19 February 2015

Dark matter could be the wild card in extinction events

by Will Parker

Our planet's long path around and through the Milky Way means that dark matter could be the ultimate wild card in our ability to predict asteroid strikes, and scientists are now speculating that dark matter could also be affecting the Earth's core, potentially leading to major volcanic events.

In a new paper in Monthly Notices of the Royal Astronomical Society, New York University Biology Professor Michael Rampino suggests that Earth's cyclic journey through the galactic disc may have a direct effect on geological and biological phenomena occurring on Earth. He concludes that movement through dark matter may perturb the orbits of comets and lead to additional heating in the Earth's core, both of which could be connected with mass extinction events.

Our solar system resides in the galactic disc of the Milky Way galaxy. It is crowded with stars and clouds of gas and dust, and also concentrations of elusive dark matter - detectable only by its gravitational effects.

The Earth rotates around the Milky Way once every 250 million years, but the Earth's path around the galaxy is wavy, with the Sun and planets weaving through the crowded disc approximately every 30 million years. Analyzing the pattern of the Earth's transitions through the galactic disc, Rampino notes that these disc passages seem to correlate with times of comet impacts and mass extinctions of life - such as the supposed comet strike 66 million years ago that led to the extinction of the dinosaurs.

What causes this correlation between Earth's passes through the Galactic disc and the impacts and extinctions that seem to follow? "While traveling through the disc, the dark matter concentrated there disturbs the pathways of comets typically orbiting far from the Earth in the outer Solar System," Rampino explains. "This means that comets that would normally travel at great distances from the Earth instead take unusual paths, causing some of them to collide with the planet."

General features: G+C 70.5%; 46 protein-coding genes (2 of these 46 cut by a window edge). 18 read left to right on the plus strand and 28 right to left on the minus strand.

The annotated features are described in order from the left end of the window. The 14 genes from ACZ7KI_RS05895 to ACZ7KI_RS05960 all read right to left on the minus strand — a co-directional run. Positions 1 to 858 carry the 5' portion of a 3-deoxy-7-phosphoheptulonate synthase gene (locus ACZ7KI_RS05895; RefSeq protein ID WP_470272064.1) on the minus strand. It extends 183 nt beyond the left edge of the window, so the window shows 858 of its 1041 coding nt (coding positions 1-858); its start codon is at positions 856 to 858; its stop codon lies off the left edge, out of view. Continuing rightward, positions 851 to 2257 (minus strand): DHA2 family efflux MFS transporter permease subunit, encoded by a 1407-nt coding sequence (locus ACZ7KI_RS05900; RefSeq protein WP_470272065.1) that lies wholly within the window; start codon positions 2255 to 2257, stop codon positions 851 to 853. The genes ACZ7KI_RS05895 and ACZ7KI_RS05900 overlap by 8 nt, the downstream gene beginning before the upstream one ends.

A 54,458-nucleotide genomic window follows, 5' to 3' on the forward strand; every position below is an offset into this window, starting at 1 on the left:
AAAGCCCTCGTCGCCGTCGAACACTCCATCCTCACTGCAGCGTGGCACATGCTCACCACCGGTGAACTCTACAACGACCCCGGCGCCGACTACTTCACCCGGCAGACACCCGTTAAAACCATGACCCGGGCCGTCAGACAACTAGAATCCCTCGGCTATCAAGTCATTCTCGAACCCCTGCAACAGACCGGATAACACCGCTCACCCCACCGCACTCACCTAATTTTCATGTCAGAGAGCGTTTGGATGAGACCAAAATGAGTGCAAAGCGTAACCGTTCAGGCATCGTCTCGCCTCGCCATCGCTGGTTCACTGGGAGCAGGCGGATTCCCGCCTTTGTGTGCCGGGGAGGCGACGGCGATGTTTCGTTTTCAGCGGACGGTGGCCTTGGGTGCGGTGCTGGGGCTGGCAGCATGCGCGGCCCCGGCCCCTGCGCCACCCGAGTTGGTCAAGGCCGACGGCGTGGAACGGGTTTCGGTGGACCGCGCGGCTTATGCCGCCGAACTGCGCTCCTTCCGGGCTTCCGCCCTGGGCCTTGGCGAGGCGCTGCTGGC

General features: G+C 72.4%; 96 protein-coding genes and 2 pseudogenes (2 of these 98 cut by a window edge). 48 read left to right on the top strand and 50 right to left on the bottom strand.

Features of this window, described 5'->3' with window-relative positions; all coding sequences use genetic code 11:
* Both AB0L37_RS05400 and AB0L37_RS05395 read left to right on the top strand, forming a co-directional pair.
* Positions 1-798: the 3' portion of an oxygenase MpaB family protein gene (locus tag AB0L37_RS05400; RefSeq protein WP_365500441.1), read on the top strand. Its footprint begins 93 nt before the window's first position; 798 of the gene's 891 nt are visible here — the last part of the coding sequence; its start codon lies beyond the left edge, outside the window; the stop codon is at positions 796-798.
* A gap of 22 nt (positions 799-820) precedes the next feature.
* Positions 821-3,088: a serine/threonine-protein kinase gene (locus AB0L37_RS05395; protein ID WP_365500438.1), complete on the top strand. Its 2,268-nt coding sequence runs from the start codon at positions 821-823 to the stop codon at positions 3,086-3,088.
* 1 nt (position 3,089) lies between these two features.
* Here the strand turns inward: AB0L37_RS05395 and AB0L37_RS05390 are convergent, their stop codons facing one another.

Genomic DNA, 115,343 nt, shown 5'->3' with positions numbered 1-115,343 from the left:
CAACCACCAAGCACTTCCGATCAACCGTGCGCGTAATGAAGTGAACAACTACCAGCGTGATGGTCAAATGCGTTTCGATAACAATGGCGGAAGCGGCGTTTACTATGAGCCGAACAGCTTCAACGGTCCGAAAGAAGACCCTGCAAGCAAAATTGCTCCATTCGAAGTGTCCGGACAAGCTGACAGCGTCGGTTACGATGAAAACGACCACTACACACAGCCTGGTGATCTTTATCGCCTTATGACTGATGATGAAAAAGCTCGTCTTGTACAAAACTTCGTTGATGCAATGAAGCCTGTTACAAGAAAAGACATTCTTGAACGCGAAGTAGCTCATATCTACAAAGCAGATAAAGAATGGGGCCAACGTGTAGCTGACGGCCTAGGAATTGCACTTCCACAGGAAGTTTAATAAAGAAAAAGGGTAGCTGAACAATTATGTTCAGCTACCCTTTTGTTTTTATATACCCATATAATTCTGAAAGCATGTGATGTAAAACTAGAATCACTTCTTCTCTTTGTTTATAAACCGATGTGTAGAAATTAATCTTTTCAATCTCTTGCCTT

Even more remarkably, Rampino suggests that with each dip through the galactic disc, dark matter could accumulate within the Earth's core. "Eventually, the dark matter particles annihilate each other, producing considerable heat. The heat created by the annihilation of dark matter in Earth's core could trigger events such as volcanic eruptions, mountain building, magnetic field reversals, and changes in sea level, which also show peaks every 30 million years."

Rampino's work adds to other theorists who have linked our Solar System's path around the galaxy to Earth-based extinction events. In 2008, Cardiff University scientists said the Earth's galactic cycle "is a beautiful match with the mass extinction events that occur periodically."

Rampino's model of dark matter interactions with the Earth could have a broad impact on our understanding of the geological and biological development of Earth, as well as other planets within the Galaxy. "The history of the Earth is punctuated by large scale extinction events, some of which we struggle to explain," he concludes. "It may be that dark matter - the nature of which is still unclear but which makes up around a quarter of the universe - holds the answer. As well as being important on the largest scales, dark matter may have a direct influence on life on Earth."

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Source: New York University